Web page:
This is a decision that will cause some head scratching. The firefighter's union calls it "disheartening." Even the judge says it's "repugnant" to think that a firefighter-turned arsonist would still be eligible to receive his pension. But he is.
The law governing public pensions, and how they might be forfeited, is pretty broad. Years ago, a Chicago policeman was convicted of murder, but because he was off-duty when he committed the murder, he didn't lose his pension. Now, a similar decision has been reached for a fire lieutenant who became a firebug on his own time.
Former fire Lieutenant Jeff Boyle admitted four years ago to setting eight fires -- property damage in all. The defense was that he was an alcoholic with psychological problems. He did roughly two years behind bars, and the fire pension board voted to deny his pension.
But the court has now ruled that Boyle will receive his pension, about $50,000 a year. Judge Leroy Martin said, "There must be a clear and specific connection between the felony committed and the participant's employment." His attorney argued that Boyle wasn't on duty when he was setting the fires. He didn't use any fire department equipment, nor any learned knowledge of fire science. He just set dumpster fires with a cigarette lighter, and anybody could do that.
"His money is in this fund, and under law, he has a right to collect from that fund unless there's a show that his crimes were directly related to his professional performance, which it was not," said Tom Needham, Boyle's attorney.
The judge in his ruling sounds almost apologetic: "There is no doubt that Mr. Boyle betrayed the public trust. It's unsettling, nay repugnant that Mr. Boyle should stand poised to collect a pension, but the court is duty bound to apply the law."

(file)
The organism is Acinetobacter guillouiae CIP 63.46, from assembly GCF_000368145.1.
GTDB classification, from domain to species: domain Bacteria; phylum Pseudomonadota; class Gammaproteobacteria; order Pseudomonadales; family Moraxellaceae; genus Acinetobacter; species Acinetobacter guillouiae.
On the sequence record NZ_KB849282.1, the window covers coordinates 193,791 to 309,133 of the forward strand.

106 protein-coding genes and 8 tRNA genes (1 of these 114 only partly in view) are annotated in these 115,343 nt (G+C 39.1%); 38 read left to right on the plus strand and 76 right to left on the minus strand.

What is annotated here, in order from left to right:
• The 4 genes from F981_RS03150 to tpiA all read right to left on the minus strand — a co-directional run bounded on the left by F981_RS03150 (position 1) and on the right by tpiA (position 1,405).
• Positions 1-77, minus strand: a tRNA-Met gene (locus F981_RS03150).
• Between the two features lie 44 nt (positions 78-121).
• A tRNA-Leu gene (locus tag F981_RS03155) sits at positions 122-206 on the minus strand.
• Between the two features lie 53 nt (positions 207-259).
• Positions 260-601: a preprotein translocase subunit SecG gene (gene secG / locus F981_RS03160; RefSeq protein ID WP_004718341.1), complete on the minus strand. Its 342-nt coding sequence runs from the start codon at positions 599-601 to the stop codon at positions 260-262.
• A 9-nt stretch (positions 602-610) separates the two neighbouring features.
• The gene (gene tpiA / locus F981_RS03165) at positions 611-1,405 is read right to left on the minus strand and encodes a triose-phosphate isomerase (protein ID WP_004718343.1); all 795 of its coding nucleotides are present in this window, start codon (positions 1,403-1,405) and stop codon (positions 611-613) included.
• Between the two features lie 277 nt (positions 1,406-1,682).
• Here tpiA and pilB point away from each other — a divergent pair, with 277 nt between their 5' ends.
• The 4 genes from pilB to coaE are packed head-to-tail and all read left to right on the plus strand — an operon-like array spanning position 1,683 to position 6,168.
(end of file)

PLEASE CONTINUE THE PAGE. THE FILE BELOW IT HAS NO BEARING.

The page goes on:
"It sounds very counterintuitive. The guy's being paid to put out fires and here he is setting them, but the point is he was setting them as a private person. If the policeman does something as a private person -- even if its grounds to get him arrested by other police officers -- he's doing it as a private person, and we don't take his pension away from him," said Prof. Leonard Cavise, DePaul School of Law.
The fireman's pension board will appeal, arguing that there is a nexus between Boyle's arsons, what he learned on the job, and the oath he took as a firefighter.
"We're not suggesting that a fireman convicted of any felony should forfeit his pension. We're not saying that at all. It's this arson -- because it's so interconnected with his duties and responsibilities and the public trust," said Vince Pinelli, an attorney for the Firemen's Annuity and Benefit Fund.
This is a case that's unprecedented because of its bizarre set of facts, but the Firemen's Annuity and Benefit Fund feels strongly about fighting it further. They hae already voted unanimously to appeal.